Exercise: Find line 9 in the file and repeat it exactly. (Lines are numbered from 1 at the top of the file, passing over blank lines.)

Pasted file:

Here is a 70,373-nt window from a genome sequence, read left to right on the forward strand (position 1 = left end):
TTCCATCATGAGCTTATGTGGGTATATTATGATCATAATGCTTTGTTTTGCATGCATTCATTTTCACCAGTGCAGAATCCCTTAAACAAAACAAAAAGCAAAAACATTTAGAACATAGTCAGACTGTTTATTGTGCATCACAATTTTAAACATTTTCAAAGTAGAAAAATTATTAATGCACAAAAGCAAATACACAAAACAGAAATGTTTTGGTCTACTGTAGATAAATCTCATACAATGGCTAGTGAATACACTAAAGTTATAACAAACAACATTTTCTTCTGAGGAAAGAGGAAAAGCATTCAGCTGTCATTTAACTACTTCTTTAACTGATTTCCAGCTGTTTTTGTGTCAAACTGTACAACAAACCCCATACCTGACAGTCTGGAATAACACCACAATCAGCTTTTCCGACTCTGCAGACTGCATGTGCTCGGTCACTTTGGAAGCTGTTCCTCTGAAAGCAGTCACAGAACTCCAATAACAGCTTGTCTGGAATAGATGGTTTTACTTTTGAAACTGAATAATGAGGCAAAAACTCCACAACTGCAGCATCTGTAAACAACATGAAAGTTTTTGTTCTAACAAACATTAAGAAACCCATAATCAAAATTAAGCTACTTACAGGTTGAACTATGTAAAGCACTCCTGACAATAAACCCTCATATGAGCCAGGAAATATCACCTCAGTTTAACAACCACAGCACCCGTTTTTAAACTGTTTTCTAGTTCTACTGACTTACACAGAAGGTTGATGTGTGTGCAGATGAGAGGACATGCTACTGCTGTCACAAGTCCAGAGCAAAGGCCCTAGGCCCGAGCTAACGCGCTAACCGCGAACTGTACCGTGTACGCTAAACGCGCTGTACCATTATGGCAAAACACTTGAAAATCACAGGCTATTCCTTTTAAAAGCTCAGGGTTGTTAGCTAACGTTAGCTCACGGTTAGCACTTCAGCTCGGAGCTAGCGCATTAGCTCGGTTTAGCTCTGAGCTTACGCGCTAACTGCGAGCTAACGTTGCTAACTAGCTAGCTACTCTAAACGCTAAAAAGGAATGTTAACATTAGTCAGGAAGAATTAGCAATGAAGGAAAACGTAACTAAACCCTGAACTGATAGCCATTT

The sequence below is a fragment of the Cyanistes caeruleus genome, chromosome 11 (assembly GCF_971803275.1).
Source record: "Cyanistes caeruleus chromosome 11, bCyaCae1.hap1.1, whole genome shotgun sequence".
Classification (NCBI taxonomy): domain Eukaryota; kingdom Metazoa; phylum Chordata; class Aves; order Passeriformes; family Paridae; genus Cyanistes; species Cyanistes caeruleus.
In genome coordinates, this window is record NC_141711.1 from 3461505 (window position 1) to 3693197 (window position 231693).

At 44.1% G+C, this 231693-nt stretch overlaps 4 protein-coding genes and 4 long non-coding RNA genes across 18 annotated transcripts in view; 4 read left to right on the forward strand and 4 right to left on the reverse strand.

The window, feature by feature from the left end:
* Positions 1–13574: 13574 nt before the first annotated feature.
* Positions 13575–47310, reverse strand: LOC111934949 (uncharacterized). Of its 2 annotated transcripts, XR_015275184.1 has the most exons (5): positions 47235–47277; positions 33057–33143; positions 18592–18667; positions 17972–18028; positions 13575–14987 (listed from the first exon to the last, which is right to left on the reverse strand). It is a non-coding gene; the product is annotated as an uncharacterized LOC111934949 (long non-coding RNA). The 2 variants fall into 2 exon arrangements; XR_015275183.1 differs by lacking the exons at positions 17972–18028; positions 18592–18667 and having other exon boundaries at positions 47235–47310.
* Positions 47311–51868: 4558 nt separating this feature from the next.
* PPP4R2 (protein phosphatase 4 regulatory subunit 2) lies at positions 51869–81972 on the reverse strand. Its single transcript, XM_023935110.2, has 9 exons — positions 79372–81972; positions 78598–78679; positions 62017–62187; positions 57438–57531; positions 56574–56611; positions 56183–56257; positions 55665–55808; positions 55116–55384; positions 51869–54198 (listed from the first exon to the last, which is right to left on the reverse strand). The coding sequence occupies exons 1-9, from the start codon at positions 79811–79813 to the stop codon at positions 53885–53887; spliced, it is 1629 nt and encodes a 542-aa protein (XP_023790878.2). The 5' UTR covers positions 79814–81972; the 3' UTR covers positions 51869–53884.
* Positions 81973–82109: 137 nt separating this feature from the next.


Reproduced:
* Positions 1–13574: 13574 nt before the first annotated feature.